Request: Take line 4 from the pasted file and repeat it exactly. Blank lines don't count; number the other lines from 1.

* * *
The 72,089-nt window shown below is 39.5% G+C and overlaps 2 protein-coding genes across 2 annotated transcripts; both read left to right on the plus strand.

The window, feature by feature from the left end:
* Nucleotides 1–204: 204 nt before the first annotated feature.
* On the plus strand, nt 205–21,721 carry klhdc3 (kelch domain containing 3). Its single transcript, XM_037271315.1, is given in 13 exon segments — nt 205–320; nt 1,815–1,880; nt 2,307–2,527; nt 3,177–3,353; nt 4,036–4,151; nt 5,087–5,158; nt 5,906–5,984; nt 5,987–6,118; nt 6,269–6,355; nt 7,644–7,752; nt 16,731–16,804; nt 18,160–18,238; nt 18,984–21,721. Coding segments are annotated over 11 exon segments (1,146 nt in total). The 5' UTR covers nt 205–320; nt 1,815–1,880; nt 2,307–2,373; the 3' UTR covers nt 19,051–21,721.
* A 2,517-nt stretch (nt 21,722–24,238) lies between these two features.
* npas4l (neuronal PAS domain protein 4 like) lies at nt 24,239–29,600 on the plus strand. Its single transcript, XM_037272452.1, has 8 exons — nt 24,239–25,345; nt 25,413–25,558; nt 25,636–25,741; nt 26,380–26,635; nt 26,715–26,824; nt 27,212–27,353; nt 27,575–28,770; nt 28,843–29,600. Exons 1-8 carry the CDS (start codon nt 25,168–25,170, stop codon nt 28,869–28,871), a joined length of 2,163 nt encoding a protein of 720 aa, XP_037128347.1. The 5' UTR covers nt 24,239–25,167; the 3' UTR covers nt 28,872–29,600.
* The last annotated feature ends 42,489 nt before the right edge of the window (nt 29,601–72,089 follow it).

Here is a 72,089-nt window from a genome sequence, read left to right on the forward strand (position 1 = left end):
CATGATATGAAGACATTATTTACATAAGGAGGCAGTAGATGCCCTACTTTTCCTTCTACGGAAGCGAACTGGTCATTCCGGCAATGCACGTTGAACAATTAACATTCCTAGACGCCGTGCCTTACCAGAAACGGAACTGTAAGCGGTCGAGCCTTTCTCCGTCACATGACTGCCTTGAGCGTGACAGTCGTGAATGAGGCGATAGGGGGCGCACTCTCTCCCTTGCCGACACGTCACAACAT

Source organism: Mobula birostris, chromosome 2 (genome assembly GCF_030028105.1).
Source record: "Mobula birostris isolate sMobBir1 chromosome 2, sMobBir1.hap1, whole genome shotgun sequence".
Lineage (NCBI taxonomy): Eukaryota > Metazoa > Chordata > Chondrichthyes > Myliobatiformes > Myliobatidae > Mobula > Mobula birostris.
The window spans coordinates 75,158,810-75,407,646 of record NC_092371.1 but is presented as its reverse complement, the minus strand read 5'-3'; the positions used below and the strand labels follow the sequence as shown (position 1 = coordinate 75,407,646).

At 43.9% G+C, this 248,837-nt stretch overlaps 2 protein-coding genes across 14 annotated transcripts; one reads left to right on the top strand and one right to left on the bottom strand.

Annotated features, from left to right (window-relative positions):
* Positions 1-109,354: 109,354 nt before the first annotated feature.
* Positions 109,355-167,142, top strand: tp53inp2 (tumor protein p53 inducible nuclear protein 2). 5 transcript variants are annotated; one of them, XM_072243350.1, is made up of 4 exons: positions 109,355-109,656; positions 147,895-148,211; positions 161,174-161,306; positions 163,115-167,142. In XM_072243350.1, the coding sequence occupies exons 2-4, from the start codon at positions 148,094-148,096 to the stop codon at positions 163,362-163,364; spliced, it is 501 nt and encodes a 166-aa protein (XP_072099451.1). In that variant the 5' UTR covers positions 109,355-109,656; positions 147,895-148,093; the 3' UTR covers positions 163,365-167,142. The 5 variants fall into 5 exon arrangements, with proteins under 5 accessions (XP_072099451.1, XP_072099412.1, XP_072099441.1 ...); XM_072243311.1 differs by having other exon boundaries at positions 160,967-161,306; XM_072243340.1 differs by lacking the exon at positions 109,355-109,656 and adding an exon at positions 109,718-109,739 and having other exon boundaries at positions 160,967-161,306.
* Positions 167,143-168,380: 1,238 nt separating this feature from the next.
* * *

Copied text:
* On the plus strand, nt 205–21,721 carry klhdc3 (kelch domain containing 3). Its single transcript, XM_037271315.1, is given in 13 exon segments — nt 205–320; nt 1,815–1,880; nt 2,307–2,527; nt 3,177–3,353; nt 4,036–4,151; nt 5,087–5,158; nt 5,906–5,984; nt 5,987–6,118; nt 6,269–6,355; nt 7,644–7,752; nt 16,731–16,804; nt 18,160–18,238; nt 18,984–21,721. Coding segments are annotated over 11 exon segments (1,146 nt in total). The 5' UTR covers nt 205–320; nt 1,815–1,880; nt 2,307–2,373; the 3' UTR covers nt 19,051–21,721.